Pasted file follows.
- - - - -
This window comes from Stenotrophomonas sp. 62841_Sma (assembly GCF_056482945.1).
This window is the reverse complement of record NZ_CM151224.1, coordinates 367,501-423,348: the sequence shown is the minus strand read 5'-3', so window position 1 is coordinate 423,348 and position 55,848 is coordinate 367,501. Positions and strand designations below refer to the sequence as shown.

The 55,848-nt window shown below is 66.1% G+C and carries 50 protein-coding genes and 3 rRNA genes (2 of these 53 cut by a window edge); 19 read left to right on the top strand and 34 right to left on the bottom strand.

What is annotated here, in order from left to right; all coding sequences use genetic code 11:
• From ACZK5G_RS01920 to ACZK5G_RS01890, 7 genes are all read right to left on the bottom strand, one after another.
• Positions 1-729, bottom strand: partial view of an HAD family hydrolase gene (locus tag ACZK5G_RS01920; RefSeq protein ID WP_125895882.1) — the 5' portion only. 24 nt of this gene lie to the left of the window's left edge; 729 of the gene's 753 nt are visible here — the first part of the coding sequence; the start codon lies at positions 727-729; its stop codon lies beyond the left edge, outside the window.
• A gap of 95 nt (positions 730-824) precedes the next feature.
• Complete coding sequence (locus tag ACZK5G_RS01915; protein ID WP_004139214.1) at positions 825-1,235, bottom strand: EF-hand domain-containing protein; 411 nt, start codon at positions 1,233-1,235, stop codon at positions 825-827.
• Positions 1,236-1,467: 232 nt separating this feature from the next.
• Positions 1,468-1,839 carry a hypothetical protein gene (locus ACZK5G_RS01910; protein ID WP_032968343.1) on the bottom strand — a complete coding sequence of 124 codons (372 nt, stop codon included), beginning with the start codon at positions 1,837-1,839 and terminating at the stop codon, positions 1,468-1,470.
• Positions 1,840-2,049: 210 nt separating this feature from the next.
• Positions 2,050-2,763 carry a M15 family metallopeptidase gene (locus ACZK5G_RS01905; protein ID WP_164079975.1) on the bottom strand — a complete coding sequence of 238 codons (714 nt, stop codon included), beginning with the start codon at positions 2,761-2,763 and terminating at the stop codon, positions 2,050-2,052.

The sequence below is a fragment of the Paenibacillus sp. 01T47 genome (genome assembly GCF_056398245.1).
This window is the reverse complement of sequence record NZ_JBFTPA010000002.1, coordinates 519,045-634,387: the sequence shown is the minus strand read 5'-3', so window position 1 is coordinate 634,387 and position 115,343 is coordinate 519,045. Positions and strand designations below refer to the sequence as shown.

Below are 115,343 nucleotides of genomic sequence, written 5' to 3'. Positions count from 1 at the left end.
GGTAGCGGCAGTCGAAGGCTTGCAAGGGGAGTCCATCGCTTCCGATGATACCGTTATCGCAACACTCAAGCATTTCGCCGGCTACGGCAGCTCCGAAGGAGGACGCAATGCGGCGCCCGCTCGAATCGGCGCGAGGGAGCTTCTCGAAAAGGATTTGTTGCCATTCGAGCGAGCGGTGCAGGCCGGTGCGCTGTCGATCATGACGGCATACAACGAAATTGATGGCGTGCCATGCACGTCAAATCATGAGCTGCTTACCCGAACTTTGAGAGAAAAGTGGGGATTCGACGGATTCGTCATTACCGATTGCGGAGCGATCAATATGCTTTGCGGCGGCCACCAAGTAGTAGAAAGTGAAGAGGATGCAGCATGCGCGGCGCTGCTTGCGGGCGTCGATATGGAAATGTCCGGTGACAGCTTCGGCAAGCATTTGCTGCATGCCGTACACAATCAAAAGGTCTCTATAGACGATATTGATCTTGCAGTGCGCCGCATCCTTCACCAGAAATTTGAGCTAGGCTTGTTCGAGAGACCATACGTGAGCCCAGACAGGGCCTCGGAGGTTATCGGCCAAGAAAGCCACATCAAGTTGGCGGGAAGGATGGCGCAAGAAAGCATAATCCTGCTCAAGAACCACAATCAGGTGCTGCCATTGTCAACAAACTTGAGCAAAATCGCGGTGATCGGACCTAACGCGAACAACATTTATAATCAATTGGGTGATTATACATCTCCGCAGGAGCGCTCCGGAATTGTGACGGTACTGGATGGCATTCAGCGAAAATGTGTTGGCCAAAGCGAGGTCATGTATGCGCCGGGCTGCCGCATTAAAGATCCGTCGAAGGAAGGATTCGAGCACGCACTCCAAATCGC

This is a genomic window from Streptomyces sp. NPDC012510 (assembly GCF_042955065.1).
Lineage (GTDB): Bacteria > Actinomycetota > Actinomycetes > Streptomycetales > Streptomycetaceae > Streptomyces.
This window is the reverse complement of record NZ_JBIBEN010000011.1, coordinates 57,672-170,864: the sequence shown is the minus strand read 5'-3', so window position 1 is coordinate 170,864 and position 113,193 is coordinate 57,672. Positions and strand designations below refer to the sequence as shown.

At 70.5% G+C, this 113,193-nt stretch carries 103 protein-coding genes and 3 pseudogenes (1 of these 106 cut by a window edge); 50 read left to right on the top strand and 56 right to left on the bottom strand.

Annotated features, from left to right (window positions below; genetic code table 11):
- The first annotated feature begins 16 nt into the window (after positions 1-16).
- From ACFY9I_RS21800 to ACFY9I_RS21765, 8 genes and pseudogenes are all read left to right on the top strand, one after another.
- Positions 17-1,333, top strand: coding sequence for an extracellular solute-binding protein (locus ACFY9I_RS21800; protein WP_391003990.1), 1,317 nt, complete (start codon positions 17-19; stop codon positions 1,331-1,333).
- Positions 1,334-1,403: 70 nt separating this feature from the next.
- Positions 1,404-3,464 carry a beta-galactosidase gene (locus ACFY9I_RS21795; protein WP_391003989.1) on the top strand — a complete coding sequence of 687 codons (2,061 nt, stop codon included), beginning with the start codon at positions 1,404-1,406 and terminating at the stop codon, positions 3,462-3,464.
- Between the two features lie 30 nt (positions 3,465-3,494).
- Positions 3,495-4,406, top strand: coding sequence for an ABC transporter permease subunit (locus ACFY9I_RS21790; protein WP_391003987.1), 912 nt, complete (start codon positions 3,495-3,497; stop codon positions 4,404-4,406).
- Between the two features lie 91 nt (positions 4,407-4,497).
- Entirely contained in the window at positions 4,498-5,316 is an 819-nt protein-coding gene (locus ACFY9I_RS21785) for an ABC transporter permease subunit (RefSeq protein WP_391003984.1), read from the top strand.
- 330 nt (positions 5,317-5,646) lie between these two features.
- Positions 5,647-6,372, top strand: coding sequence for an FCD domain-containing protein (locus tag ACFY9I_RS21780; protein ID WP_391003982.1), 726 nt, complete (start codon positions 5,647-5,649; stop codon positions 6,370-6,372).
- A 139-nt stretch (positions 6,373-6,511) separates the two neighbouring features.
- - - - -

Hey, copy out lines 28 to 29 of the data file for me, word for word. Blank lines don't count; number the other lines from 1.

- Positions 3,495-4,406, top strand: coding sequence for an ABC transporter permease subunit (locus ACFY9I_RS21790; protein WP_391003987.1), 912 nt, complete (start codon positions 3,495-3,497; stop codon positions 4,404-4,406).
- Between the two features lie 91 nt (positions 4,407-4,497).